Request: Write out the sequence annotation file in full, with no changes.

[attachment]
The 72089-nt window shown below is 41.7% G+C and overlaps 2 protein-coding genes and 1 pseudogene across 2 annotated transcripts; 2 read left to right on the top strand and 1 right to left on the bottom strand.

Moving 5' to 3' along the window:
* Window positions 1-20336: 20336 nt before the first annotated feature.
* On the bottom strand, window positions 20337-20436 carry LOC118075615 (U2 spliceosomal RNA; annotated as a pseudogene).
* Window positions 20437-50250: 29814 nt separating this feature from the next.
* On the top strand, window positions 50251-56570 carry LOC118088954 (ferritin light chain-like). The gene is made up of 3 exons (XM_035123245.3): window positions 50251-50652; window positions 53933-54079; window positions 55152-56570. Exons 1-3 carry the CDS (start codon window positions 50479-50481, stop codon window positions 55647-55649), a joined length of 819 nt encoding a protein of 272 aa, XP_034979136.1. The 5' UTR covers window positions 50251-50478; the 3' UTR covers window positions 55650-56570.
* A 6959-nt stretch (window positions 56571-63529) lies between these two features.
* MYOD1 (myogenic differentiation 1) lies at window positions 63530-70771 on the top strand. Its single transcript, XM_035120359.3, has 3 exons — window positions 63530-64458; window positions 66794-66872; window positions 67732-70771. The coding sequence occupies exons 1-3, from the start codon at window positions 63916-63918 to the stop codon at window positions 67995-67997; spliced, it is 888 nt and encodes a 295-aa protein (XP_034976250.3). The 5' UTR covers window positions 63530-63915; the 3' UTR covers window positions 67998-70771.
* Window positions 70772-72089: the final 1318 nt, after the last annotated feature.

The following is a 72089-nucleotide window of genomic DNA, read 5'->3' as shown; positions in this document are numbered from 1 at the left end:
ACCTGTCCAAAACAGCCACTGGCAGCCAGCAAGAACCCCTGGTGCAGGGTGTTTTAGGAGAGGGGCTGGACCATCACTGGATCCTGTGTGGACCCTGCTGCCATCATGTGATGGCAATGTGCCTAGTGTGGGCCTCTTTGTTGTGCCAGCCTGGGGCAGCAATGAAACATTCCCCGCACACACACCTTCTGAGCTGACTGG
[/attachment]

The 72089-nt window shown below is 41.7% G+C and overlaps 2 protein-coding genes and 1 pseudogene across 2 annotated transcripts; 2 read left to right on the top strand and 1 right to left on the bottom strand.

Moving 5' to 3' along the window:
* Window positions 1-20336: 20336 nt before the first annotated feature.
* On the bottom strand, window positions 20337-20436 carry LOC118075615 (U2 spliceosomal RNA; annotated as a pseudogene).
* Window positions 20437-50250: 29814 nt separating this feature from the next.
* On the top strand, window positions 50251-56570 carry LOC118088954 (ferritin light chain-like). The gene is made up of 3 exons (XM_035123245.3): window positions 50251-50652; window positions 53933-54079; window positions 55152-56570. Exons 1-3 carry the CDS (start codon window positions 50479-50481, stop codon window positions 55647-55649), a joined length of 819 nt encoding a protein of 272 aa, XP_034979136.1. The 5' UTR covers window positions 50251-50478; the 3' UTR covers window positions 55650-56570.
* A 6959-nt stretch (window positions 56571-63529) lies between these two features.
* MYOD1 (myogenic differentiation 1) lies at window positions 63530-70771 on the top strand. Its single transcript, XM_035120359.3, has 3 exons — window positions 63530-64458; window positions 66794-66872; window positions 67732-70771. The coding sequence occupies exons 1-3, from the start codon at window positions 63916-63918 to the stop codon at window positions 67995-67997; spliced, it is 888 nt and encodes a 295-aa protein (XP_034976250.3). The 5' UTR covers window positions 63530-63915; the 3' UTR covers window positions 67998-70771.
* Window positions 70772-72089: the final 1318 nt, after the last annotated feature.

The following is a 72089-nucleotide window of genomic DNA, read 5'->3' as shown; positions in this document are numbered from 1 at the left end:
ACCTGTCCAAAACAGCCACTGGCAGCCAGCAAGAACCCCTGGTGCAGGGTGTTTTAGGAGAGGGGCTGGACCATCACTGGATCCTGTGTGGACCCTGCTGCCATCATGTGATGGCAATGTGCCTAGTGTGGGCCTCTTTGTTGTGCCAGCCTGGGGCAGCAATGAAACATTCCCCGCACACACACCTTCTGAGCTGACTGG